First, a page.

(Note: if you are a retailer in this situation, you must contact the City of Chicago’s Business Contact Center at 312-747-4747 or by e-mail at RevenueDatabase@cityofchicago.org to register to collect and remit the bag tax.  However, I was told by the City Department of Finance that they would prefer not to have thousands of small businesses registering with them; they’d rather convince the wholesalers to charge the tax.  They said if you don’t receive an affidavit from the City asking you to register, you’re off the hook as long as you’ve declared your wholesaler to them on the Floor Tax Return, step #2 above.)

However, to be safe — in the case where your wholesaler refuses to charge the tax — I recommend switching vendors.  A client has recommended Howard Packaging in Skokie as one who both charges the tax and values working with small businesses.

(b) If the retailer isn’t passing the tax along to customers, then the entire point of the tax — to create an incentive for consumers to bring their own bags — is moot. It will just be a revenue-raiser for the City and nothing more.

Supposedly, there are ways to pay this tax through aldermanic offices and chambers of commerce (I will be shocked if this turns out to be true — please let me know in the comments section below if you hear of it), and those same groups have free reusable “ChiBags” available for retailers to give away to customers throughout February and March.

For the record, other non-taxable examples of bags and bag usage include:
– bags provided by a dine-in or take-out restaurant to contain food or drink purchased by the restaurant’s customers
– bags provided by a pharmacist to contain prescription drugs
– bags sold in packages containing multiple bags intended for use as garbage bags, pet waste bags or yard waste bags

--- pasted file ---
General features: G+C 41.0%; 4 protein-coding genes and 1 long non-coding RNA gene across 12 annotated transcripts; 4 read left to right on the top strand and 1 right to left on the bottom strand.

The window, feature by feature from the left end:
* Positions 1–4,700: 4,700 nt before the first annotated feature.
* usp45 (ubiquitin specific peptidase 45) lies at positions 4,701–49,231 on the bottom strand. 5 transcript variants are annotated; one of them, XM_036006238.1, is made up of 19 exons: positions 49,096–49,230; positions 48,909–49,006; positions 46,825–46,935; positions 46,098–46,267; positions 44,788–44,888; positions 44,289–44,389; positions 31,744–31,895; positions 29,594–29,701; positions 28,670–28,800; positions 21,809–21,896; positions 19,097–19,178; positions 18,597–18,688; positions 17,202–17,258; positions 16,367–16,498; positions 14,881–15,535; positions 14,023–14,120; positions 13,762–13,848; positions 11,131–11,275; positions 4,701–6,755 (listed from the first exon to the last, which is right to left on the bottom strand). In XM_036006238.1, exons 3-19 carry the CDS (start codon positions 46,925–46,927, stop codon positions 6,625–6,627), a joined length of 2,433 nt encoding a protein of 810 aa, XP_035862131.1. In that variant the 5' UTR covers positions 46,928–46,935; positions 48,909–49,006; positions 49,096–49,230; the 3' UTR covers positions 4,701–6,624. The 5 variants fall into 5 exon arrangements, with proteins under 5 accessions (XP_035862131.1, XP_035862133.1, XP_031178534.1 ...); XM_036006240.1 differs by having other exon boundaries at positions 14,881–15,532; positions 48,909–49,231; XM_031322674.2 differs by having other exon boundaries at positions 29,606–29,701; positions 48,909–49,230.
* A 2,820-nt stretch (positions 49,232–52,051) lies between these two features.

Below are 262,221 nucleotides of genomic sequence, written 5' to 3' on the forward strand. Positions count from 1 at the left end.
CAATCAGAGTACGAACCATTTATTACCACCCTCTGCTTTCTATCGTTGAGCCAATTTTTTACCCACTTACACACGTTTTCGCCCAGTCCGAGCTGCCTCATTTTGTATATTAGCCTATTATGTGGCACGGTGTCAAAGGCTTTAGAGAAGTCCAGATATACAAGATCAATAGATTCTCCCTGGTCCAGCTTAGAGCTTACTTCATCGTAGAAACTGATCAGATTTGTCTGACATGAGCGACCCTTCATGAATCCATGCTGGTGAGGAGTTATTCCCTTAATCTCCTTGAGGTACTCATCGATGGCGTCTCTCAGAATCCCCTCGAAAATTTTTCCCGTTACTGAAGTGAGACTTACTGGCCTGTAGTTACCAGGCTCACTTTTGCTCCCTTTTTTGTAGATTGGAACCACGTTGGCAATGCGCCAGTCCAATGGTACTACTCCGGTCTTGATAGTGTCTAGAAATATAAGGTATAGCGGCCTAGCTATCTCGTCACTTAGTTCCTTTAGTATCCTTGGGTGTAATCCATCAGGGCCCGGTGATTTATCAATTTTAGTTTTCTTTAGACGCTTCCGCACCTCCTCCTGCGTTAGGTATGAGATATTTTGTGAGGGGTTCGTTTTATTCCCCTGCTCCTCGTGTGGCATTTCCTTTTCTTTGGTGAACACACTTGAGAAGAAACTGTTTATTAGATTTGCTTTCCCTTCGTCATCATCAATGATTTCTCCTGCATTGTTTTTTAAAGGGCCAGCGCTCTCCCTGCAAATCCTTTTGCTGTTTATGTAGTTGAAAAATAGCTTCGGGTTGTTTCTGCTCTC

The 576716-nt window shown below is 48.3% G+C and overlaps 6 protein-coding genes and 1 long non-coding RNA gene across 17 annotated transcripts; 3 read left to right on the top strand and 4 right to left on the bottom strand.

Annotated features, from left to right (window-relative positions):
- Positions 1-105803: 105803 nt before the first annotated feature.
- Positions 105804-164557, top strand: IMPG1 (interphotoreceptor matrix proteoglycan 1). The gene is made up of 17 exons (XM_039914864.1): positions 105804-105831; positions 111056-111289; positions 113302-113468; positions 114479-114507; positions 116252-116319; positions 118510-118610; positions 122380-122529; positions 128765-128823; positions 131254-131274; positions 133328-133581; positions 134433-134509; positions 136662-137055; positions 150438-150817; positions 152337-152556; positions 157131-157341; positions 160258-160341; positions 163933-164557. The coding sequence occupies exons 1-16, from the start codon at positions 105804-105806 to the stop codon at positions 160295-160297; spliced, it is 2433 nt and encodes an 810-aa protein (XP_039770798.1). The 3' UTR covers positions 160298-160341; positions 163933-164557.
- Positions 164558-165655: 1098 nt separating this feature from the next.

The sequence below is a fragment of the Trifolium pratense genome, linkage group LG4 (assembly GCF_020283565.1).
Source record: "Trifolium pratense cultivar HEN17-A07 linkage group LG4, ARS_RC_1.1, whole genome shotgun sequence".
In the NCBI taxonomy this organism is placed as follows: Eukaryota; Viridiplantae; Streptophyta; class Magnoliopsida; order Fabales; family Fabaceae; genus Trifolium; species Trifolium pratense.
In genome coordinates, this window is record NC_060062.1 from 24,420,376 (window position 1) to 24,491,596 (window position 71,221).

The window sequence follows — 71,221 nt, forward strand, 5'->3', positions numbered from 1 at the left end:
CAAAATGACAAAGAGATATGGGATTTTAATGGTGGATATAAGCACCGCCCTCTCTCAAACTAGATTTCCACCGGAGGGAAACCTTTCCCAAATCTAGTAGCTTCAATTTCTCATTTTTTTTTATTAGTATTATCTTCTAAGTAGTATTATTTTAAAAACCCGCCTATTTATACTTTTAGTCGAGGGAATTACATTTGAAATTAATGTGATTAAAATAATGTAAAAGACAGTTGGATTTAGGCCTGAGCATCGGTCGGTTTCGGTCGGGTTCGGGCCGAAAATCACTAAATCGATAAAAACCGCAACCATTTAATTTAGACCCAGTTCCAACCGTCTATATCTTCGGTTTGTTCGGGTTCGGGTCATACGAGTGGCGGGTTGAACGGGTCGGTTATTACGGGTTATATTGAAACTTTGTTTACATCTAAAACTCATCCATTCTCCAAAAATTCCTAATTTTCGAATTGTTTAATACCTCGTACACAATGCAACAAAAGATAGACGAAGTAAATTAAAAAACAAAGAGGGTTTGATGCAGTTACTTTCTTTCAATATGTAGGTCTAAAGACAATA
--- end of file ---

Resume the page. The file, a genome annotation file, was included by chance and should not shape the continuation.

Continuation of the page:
– bags of any type that customers bring to a store for their own use or to carry away from the store goods that are not placed in a bag provided by the store
– newspaper bags
– dry cleaning or garment bags
– plastic liners that are permanently affixed, or designed and intended to be permanently affixed, to the inside of a particular bag

More info here:
– City of Chicago Bag Tax FAQ
City of Chicago Bag Tax Summary
City of Chicago Bag Tax Ordinance

And if you’re interested in the history of this fiasco, as well as how it affects small businesses, contributes to income inequality, and lines the pockets of the city and of big box stores — well, there’s lots of that here:
Excellent “DNA Info” article on the topic
Daily Herald article discussing policy matters
Fuller Tax Blog “Complete Guide” to the bag tax
Chicago Tribune article

Some Restaurants Adding Surcharge in Response to Minimum Wage Hike

Just read a well-written article about how some restaurants are dealing with the quickly-rising (after years of stagnation) local minimum wage, which was shared by one of my most respected restaurant accounting colleagues, Stacey Byrne.  It hit home, as we’re dealing with many of the same issues in Chicago: my small business restaurant clients are committed to living wages and benefits for their workers, as well as a safe and inclusive work space, but their margins are already so narrow, in what is a famously competitive and labor-intensive industry; also, the discrepancy between the massive amounts front-of-house are taking home and the paltry amounts back-of-house are taking home is painful — many chef-owners make substantially less than their FOH staff, or are committed to trying to even out this inequity and internal struggle. Many of them are switching to service charges instead of tipping, or re-structuring so that back-of-house workers have customer interaction, and can therefore participate in tip pooling.

Definitely worth a read: California Restaurants Add Surcharge After Minimum Wage Hike.

And for a reminder on how tipping works, an earlier blog post: Restaurant Tipping — How It Works.

Fullerton/Milwaukee Small Business Improvement Fund — Learn How To Apply for a Grant for Capital Improvements

Do you have a small business in Chicago along Milwaukee Ave. from Armitage to Belmont?  Please come to a meeting this Thursday from 9:30-10:30 am at Hairpin Lofts to learn about city grants to help pay for capital improvements!

A map of the TIF district is here — http://www.cityofchicago.org/city/en/depts/dcd/supp_info/tif/fullerton_milwaukeetif.html

Please spread the word.

Source: Fullerton/Milwaukee SBIF(Small Business Improvement Fund) Rollout Meeting

Chicago Business Workshops for February

Business Workshops for February
All workshops are free and are located at the City of Chicago Department of Business Affairs & Consumer Protection – City Hall, 121 N. LaSalle St., Chicago, Room 805.
2/10: How to Obtain a Sidewalk Cafe Permit